That’s how I felt as I hit Redland’s unit.  I didn’t laugh.  He had a hold of me from behind, and he pushed my face against the back door window.

            “You tell her…you tell her…”  That’s when God and Ulysses S. Grant saved me.

            I’ve always been a heavy tipper.  People who work for tips are always on the short end, so I try to show them a little appreciation.  Sometimes it gets me a drink quicker, or some extra onion rings, maybe a more sincere lap dance.  This time a tip saved my life.

            My little gate keeper friend from Baldie’s showed up with some friends.  He was a lookout, after all, and he never missed a thing — especially when a cop car hit his street.  So he saw the whole deal go down.  He could see his new friend was having a small problem.  He could have just ducked inside, and he did.  But he didn’t have to come back out trailing a small crowd of dazed crack heads down the block in the direction of the ongoing massacre.

            He was young, but the rock fiends knew he ran the small den on the first floor, and when he called on them to tag along, they did as they were told.  There might be something in it for them, they thought, and besides, not going along could get them kicked out.  Crack addicts are well-trained.  Desired behaviors were constantly reinforced.  It was Mrs. Aquino’s people power all over again.  The scale was slightly smaller, but the effect was the same.  Marcos would have to flee in face of popular scrutiny.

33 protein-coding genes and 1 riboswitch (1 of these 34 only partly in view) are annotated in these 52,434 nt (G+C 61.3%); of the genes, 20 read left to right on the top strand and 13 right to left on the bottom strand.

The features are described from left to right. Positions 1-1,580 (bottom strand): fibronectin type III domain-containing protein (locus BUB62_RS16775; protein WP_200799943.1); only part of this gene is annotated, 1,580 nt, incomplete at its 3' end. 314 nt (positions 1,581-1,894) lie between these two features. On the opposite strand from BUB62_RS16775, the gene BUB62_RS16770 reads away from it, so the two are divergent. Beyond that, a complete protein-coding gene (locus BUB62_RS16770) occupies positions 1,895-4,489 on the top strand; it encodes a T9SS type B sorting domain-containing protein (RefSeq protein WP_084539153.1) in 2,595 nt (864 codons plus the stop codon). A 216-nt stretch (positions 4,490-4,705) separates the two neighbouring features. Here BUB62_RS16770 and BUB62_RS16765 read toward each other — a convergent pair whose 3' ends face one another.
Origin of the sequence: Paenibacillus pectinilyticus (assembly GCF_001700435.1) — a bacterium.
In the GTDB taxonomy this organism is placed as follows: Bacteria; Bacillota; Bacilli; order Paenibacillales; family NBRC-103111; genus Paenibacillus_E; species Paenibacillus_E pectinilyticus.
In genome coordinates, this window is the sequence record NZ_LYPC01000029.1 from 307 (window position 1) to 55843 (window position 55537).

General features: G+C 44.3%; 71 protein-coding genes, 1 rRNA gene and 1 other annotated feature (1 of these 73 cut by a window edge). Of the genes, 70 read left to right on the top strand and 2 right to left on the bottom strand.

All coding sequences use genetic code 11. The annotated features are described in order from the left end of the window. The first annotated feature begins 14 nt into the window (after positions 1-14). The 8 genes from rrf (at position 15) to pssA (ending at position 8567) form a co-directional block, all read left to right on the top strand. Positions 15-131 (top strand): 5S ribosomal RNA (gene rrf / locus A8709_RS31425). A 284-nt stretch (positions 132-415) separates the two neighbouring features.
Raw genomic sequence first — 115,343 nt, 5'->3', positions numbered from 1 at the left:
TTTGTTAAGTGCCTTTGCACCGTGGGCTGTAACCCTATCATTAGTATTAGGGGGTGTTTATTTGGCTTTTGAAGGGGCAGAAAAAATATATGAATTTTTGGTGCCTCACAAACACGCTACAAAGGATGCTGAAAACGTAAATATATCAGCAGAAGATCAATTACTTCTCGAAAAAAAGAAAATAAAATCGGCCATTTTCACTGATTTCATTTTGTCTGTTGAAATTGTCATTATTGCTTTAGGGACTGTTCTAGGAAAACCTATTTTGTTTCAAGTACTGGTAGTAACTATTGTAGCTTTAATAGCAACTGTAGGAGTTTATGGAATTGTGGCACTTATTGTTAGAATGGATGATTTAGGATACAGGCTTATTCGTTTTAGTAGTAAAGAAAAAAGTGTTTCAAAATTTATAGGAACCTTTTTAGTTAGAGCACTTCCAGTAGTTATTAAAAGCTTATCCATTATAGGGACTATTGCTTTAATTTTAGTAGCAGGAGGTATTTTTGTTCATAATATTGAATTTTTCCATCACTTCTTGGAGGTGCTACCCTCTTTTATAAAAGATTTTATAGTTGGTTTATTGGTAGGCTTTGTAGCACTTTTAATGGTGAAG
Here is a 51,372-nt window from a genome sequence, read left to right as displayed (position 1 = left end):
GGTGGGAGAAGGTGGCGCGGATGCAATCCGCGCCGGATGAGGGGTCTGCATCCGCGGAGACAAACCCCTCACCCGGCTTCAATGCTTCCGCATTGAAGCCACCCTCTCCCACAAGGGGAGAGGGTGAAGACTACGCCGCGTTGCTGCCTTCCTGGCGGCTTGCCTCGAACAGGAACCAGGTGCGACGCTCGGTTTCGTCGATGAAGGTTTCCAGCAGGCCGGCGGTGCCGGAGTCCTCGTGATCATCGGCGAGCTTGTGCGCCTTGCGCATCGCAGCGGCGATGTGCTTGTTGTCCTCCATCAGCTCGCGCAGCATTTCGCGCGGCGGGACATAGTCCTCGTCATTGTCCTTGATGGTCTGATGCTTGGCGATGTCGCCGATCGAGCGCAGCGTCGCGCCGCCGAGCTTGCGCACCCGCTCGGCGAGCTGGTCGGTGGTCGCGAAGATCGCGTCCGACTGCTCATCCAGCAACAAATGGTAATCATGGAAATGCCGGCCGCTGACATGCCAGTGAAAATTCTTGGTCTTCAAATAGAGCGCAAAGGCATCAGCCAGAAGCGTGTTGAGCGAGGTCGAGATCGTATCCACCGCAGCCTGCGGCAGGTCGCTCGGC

“You tell her to stop helping them…”  Redlands looked up.

            About twenty or twenty-five people were gathering  a few steps away.  Some other residents had heard or seen the commotion and were coming out of some other houses, trickling towards the shop doorway.  Now they didn’t look dangerous, or even particularly angry.  Most just looked stoned.  Nobody was going to take on the Bastille that day, but it was a crowd — a crowd of witnesses.